But Leibniz was extremely fortunate not to be a child of his time. After the early death of his father, at the age of eight, he was given the key to his library. Thanks to his unusual interest and his extraordinary talent, he was able from this time onwards, in addition to his schoolwork, to become acquainted with the views and arguments of the various philosophers, the old as well as the new, completely unaffected by the tastes of his time. During this time he formed a special, lifelong friendship with Plato. Even before he received his high school diploma and entered the university, he had so appropriated Plato’s method of thought that he always responded to the arguments of his contemporaries with this perspective. Among the celebrated contemporaries were some of those still widely quoted today, such as Newton, Locke, Hobbes, and Descartes.

What most provoked Leibniz’s contemporaries was his imperturbable optimism. How could this thinker, in a time of the greatest external and internal devastation, be able to assert with full conviction that we lived in the best of all possible worlds? How could he assert that happiness is more than a subjective feeling, and that there is even a science of happiness, and that the pursuit of happiness must become the social goal of all men?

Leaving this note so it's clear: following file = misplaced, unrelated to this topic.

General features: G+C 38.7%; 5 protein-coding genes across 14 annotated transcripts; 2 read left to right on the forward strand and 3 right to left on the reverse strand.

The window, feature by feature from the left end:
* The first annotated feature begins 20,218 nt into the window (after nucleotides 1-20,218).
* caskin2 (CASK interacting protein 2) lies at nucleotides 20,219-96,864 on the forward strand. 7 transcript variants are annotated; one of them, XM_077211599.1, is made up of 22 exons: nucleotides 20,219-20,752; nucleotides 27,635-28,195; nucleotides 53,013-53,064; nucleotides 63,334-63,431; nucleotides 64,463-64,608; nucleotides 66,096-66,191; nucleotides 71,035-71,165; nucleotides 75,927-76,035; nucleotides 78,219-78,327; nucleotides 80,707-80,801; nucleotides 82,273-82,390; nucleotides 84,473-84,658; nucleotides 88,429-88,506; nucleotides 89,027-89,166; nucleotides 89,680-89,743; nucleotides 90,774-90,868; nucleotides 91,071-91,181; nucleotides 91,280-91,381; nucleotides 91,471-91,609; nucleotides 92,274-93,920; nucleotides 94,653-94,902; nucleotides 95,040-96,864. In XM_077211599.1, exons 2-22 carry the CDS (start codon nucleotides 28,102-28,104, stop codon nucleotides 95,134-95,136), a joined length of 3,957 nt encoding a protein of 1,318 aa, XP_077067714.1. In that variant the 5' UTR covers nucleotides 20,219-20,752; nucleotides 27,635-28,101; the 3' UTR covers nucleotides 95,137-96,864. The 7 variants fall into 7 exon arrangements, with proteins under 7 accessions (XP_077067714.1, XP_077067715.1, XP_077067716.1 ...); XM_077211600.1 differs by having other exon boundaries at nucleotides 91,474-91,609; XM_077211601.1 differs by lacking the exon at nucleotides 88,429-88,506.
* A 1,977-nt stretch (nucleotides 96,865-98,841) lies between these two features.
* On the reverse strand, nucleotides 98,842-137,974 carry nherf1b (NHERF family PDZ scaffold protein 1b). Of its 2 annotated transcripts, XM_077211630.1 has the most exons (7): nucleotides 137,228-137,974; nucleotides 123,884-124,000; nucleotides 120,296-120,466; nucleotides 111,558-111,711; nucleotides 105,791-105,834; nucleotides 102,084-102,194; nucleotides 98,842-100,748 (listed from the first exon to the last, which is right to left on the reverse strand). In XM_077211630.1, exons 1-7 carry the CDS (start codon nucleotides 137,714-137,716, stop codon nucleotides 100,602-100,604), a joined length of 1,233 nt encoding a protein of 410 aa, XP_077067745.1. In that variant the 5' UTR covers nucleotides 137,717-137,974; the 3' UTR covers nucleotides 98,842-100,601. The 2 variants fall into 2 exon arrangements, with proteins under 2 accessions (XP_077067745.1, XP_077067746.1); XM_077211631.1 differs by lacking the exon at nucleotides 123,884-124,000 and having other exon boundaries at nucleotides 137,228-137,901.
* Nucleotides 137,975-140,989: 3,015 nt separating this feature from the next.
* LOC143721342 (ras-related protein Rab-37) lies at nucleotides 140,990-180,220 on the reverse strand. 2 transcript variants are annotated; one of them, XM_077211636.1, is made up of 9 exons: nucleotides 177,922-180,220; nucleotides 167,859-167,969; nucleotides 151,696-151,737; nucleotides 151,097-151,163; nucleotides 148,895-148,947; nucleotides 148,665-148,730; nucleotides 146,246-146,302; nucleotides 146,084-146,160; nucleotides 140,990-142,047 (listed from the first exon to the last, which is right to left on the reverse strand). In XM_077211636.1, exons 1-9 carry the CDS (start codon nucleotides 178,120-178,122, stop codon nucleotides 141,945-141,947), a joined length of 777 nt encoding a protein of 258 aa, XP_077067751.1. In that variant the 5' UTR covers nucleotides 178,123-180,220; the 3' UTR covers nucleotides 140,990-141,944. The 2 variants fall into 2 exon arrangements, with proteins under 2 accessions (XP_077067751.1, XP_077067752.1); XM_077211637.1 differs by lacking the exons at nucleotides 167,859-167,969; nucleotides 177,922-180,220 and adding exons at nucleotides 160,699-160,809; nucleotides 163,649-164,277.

I would argue that the concept which underlies these statements seems just as unusual, if not even more alien, to people of our time as it did to people living after the Thirty Years War. The optimism of Leibniz is connected with the conviction that the cognitive capacity of man occupies such an important place in the cosmos that the best of all worlds is inconceivable without it.

This idea seems so strange to our contemporaries, because we live in a time that degrades man more and more. Already in kindergarten it is taught that people consume undue amounts of raw materials, pollute the earth, poison the climate, destroy the planet. It is not unusual to hear the assertion that man is an accident of evolution, that there are already too many of us, especially in Africa, and above all in China, and that in the near future, perhaps after a couple of million years, human beings will vanish once again.

With the degradation of man, the will and the courage for the attainment of knowledge also disappear. Even scientific concepts which were long ago considered mastered are forgotten, buried, or thrown on the scrap heap. One of these devastated areas is economics, which I shall discuss. Regression is passed off as an advance because scientific concepts are replaced by ideologies, esoteric phantasies, untested experiential conclusions, and ever-changing currents of views and opinions, which are appropriately mixed and evaluated according to fashion and are looking for new adherents in daily talkshows in the marketplace of ideas.